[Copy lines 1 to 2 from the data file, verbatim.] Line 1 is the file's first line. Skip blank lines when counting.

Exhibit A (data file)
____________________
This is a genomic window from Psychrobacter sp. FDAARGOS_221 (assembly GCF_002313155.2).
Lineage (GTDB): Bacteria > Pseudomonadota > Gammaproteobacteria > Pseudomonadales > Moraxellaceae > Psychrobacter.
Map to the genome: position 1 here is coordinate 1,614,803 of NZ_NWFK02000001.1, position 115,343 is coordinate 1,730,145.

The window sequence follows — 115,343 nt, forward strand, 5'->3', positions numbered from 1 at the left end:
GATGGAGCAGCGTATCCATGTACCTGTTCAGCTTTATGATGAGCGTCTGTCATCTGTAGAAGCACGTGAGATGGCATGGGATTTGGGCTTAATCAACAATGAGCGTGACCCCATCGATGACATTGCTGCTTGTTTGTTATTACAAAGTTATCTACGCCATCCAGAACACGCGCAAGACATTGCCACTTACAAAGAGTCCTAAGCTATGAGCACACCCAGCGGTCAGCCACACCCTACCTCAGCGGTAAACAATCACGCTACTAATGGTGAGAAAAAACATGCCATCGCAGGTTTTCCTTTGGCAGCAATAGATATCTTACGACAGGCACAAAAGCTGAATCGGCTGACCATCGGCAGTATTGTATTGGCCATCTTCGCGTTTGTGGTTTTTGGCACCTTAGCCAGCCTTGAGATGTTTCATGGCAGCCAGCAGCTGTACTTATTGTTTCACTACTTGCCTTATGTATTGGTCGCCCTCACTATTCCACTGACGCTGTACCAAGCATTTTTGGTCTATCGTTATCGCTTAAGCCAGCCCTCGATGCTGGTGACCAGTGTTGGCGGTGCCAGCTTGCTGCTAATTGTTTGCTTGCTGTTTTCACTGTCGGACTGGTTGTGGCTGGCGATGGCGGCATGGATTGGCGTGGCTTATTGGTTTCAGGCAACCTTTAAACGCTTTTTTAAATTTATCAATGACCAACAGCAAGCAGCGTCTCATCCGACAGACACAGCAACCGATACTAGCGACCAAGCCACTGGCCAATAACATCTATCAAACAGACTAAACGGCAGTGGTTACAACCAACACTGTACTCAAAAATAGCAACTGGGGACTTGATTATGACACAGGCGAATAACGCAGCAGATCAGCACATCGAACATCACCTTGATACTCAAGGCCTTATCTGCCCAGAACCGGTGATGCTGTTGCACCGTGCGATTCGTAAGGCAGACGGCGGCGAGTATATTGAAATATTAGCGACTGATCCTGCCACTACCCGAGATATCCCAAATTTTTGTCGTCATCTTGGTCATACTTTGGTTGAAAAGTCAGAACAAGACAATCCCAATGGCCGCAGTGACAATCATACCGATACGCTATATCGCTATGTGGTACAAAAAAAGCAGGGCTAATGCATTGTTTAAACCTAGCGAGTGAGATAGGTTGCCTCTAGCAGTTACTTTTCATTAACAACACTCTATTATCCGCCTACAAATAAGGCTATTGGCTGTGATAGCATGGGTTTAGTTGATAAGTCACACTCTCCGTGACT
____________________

This is a genomic window from Psychrobacter sp. FDAARGOS_221 (assembly GCF_002313155.2).
Lineage (GTDB): Bacteria > Pseudomonadota > Gammaproteobacteria > Pseudomonadales > Moraxellaceae > Psychrobacter.